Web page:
Tunnel workers and decompression illness.
Rockville, MD: U.S. Department of Health, Education, and Welfare, Public Health Service, Health Services and Mental Health Administration, National Institute for Occupational Safety and Health, DHEW (NIOSH) Publication No. 72-10264, 1972 Jan; :1-8
This pamphlet provides information on decompression for tunnel workers exposed to compressed air. During tunnel construction, the air had to be at a pressure great enough to keep out water and help support the tunnel structure. Topics included breathing compressed air, decompression sickness (the bends), prevention of decompression sickness, treatment, and guidelines for workers exposed to compressed air during tunnel construction. Workers in a compressed air environment took in more oxygen and nitrogen with each breath, and greater amounts of these gases were taken up by the body fluids in the compressed air environment. When a worker left the compressed air environment too rapidly, the body could not rid itself of the excess nitrogen dissolved in the blood fast enough to prevent it from collecting in the form of bubbles throughout the body. Treatment for a worker who has decompressed too quickly involved recompression and subsequent decompression over increased time periods. Workers are advised never to shorten the decompression period, not to sit in cramped positions during decompression or to sleep or rest in a cramped position soon after decompression has been completed, to avoid hot water showers up to 6 hours after decompressing, to be well rested and avoid use of alcohol the night before working in a compressed atmosphere, to be particularly careful during periods of colds and other illnesses, and never to use alcoholic beverages as a treatment for decompression pains.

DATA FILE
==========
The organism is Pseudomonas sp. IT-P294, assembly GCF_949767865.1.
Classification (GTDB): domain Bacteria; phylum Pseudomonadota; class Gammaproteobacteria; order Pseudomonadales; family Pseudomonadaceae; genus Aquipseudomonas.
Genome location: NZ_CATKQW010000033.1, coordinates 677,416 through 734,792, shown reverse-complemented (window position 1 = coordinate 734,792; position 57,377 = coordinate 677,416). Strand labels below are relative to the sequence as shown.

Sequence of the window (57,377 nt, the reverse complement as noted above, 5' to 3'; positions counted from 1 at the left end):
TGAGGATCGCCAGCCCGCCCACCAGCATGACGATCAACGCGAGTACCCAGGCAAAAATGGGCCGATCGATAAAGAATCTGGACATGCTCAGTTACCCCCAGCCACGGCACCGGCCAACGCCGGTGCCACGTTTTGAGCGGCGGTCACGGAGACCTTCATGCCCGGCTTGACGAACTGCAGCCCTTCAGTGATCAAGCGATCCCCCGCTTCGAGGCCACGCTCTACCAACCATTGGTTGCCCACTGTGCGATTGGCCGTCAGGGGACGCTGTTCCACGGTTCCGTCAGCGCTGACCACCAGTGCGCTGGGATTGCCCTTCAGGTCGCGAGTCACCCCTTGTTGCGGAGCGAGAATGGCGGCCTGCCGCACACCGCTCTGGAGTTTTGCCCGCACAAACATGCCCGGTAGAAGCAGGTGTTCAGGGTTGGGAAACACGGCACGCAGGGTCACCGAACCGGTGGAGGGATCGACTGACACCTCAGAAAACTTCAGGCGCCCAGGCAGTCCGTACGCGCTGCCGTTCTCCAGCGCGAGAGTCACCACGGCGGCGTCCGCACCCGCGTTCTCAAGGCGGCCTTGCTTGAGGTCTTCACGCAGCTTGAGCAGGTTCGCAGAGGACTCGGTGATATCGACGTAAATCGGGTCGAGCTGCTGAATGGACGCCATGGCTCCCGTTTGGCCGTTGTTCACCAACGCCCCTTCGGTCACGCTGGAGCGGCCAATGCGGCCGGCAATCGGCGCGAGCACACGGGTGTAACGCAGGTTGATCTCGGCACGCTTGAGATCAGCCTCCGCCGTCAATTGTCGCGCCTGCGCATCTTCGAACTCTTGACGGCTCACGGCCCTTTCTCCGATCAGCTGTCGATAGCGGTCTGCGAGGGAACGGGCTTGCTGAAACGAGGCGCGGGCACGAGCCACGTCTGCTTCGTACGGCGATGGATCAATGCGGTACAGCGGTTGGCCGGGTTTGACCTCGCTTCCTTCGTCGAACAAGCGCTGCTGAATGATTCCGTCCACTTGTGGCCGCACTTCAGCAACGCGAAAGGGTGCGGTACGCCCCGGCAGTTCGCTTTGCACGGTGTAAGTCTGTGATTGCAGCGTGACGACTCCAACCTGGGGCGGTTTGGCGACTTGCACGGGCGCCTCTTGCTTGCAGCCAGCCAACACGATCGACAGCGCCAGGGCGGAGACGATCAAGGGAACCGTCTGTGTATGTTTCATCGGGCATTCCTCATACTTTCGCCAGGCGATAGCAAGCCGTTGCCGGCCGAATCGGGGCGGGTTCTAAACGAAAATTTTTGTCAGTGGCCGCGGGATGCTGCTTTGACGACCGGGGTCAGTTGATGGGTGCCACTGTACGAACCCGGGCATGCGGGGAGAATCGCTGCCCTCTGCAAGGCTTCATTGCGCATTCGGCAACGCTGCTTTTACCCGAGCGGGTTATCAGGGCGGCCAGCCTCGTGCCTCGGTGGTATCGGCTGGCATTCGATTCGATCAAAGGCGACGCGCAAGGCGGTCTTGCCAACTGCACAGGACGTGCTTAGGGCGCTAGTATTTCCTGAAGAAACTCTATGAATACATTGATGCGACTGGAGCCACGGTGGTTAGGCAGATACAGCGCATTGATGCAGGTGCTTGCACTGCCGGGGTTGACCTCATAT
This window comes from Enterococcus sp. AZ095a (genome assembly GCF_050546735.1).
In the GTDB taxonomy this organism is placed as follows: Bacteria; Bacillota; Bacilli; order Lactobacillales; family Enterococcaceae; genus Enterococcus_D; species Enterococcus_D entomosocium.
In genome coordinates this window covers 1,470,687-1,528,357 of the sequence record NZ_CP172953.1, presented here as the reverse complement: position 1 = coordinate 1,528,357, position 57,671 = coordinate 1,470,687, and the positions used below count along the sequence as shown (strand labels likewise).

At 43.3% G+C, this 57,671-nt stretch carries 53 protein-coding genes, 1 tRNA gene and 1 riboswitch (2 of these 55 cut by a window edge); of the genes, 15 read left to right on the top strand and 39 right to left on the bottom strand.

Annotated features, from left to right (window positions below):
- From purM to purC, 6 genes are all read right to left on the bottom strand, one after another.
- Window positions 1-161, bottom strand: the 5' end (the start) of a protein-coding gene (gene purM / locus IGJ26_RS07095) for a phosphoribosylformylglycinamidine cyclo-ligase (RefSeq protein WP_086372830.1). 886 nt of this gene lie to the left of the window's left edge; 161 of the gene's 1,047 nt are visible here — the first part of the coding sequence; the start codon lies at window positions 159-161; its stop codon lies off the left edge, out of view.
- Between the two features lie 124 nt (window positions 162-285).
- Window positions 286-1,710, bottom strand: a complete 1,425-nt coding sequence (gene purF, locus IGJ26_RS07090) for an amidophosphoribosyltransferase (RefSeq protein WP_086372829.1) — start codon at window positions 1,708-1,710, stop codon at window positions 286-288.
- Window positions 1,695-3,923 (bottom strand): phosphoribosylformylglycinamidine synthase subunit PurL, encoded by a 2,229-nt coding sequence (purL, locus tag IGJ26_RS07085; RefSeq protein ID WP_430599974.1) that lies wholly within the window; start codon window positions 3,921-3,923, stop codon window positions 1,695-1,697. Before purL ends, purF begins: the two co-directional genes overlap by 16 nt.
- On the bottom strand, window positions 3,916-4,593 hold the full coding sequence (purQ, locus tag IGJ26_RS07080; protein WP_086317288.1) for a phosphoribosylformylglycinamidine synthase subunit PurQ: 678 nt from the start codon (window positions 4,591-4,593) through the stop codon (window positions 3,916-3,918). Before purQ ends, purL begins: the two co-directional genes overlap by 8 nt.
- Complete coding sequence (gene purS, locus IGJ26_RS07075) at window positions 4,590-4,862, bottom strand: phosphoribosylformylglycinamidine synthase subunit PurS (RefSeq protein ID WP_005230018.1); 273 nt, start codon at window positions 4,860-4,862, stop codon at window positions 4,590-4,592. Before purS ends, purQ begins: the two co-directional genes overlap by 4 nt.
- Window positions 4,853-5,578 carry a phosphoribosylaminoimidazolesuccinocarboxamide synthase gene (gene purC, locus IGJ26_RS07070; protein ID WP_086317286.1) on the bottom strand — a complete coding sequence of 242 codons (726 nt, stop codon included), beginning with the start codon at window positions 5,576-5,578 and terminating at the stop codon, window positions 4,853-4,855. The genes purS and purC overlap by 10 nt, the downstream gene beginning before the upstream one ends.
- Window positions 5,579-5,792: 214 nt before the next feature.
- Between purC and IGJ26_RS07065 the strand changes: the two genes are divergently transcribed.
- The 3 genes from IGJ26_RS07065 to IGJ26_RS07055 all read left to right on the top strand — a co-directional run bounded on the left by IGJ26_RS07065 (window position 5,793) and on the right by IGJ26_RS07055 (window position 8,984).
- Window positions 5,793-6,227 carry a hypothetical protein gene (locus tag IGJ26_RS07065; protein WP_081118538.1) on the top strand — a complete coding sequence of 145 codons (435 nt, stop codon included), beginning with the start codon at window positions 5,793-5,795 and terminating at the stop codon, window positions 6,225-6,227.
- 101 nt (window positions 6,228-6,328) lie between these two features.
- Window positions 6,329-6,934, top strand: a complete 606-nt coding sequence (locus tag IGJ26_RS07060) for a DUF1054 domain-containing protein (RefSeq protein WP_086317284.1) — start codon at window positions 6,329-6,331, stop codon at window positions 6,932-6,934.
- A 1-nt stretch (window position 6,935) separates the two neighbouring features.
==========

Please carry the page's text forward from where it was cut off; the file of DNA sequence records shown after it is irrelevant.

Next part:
Tunnel-workers; Tunneling; Decompression-sickness; Caisson-disease; Caisson-workers; Construction-workers; Construction-industry; Compressed-gases; Air-pressure
DHEW (NIOSH) Publication No. 72-10264
National Institute for Occupational Safety and Health